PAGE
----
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PG&E Files For Bankruptcy

Company: "The Power and Gas Will Stay On"

KCBS Radio Morning News
January 29, 2019 - 5:46 am

SAN FRANCISCO (KCBS Radio) -- PG&E filed for bankruptcy early Tuesday, following through on a threat to seek Chapter 11 protection as it faces potential multi-billion dollar wildfire liabilities.

The filing in United States Bankruptcy Court for the Northern District of California cited "actual and potential liabilities" facing Pacific Gas and Electric Co. and its parent company.

In a statement posted on its website, the company said, "We do not expect any impact to natural gas or electric service for our customers as a result of the Chapter 11 process."

PG&E faces thousands of potential lawsuits from wildfire victims. Some of those cases have already been filed, and the Chapter 11 filing effectively freezes the process.

"It has to stop until a bankruptcy judge can determine what is the most efficient way to proceed," said Stanford Law Professor G. Marcus Cole.

As for PG&E's billions of dollars in long-term contracts to buy wind and solar power, Cole believes the company will wind up paying full price. "It appears as though PG&E is solvent", Cole told KCBS Radio, meaning those contracts are unlikely to be discounted during the bankruptcy process.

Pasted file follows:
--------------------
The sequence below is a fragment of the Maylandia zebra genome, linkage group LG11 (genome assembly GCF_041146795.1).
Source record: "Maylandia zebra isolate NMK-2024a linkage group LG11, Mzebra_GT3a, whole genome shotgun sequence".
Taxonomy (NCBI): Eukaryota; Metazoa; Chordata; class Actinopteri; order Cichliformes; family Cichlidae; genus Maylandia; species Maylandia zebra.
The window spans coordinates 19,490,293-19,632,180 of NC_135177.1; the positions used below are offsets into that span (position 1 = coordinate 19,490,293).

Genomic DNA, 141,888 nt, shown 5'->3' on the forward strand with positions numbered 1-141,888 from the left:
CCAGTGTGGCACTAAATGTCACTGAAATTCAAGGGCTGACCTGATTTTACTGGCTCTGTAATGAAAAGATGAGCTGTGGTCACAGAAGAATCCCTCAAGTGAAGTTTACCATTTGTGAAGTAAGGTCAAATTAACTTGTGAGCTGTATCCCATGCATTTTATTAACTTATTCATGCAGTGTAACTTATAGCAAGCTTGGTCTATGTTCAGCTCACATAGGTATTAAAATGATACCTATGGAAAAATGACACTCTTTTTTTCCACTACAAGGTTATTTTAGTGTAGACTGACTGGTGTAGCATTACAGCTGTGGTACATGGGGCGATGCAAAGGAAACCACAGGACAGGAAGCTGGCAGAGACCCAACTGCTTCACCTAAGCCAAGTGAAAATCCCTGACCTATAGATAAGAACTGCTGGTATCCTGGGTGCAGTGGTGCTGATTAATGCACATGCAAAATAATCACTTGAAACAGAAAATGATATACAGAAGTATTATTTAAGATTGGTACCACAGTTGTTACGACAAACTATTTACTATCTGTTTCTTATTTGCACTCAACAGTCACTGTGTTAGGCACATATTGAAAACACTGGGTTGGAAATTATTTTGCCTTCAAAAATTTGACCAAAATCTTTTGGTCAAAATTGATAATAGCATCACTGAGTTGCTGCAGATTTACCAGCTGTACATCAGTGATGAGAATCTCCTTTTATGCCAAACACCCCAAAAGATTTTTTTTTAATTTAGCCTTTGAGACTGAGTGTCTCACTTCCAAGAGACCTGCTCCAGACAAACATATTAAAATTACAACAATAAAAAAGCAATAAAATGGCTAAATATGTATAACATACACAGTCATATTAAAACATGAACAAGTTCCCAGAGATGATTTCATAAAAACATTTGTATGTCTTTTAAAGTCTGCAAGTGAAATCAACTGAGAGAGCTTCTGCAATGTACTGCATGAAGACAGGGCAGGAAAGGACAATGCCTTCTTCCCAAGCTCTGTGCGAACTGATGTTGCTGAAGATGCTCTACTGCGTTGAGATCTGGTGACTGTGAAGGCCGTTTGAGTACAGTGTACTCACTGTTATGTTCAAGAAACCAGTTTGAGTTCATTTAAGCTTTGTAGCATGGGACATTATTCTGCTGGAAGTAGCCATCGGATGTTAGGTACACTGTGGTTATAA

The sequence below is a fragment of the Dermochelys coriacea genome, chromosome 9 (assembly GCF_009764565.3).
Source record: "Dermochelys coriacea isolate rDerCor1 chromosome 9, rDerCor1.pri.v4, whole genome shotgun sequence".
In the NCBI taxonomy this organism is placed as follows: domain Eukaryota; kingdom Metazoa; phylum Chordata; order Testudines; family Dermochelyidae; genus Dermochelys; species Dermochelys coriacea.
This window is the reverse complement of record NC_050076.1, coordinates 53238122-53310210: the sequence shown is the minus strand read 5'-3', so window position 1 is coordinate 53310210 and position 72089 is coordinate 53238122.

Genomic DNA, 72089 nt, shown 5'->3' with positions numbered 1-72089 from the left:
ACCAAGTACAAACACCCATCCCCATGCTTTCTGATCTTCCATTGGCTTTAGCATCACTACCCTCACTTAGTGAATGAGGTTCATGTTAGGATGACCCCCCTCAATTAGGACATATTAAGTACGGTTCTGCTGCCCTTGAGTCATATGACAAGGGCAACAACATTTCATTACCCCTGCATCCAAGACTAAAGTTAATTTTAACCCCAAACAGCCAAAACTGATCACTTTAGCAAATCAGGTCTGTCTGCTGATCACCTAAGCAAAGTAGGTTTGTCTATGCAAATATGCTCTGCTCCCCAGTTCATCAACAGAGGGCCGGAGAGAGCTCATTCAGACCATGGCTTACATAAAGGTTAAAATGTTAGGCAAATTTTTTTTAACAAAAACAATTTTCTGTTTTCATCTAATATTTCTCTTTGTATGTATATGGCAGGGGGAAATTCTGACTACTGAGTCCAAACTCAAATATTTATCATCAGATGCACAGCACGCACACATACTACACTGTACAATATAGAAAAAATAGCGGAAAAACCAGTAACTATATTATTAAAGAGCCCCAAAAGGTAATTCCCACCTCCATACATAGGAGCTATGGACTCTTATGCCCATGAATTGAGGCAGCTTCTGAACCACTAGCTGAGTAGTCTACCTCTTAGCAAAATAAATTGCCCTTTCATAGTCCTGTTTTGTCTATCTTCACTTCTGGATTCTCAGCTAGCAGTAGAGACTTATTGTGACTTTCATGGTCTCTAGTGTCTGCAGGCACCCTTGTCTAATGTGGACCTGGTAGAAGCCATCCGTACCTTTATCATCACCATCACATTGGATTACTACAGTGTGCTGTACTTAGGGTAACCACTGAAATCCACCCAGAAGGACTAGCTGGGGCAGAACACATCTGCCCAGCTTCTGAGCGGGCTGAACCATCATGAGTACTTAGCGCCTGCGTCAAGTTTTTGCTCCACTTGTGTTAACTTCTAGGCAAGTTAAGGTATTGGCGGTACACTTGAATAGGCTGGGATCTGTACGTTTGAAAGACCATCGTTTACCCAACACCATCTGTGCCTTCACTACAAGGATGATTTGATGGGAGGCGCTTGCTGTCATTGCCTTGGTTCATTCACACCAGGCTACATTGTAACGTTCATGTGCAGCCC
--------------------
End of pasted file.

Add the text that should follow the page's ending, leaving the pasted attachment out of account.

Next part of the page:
Another bankruptcy expert, U-C Hastings College of the Law associate professor Jared Ellias, had a different take regarding the green energy contracts. "The bankruptcy court has the power to wipe those contracts out," said Ellias.

According to Cole, the initial phases of the bankruptcy process will include orders allowing the company to meet its immediate obligations, including payroll.

12,000 PG&E employees are represented by IBEW Local 1245.  The union's business manager Tom Dalzell believes wildfire liability remains a massive issue for the utility industry. "It's the survival not just of this company, but of the industry," Dalzell said in a KCBS Radio interview.

The filing came hours after the California Public Utilities Commission voted unanimously to permit PG&E to access $5.5 billion in debtor-in-possession financing it has arranged with lenders. The CPUC action came as protesters chanted "Shame!" and called for a public takeover of PG&E and other investor-owned utilities.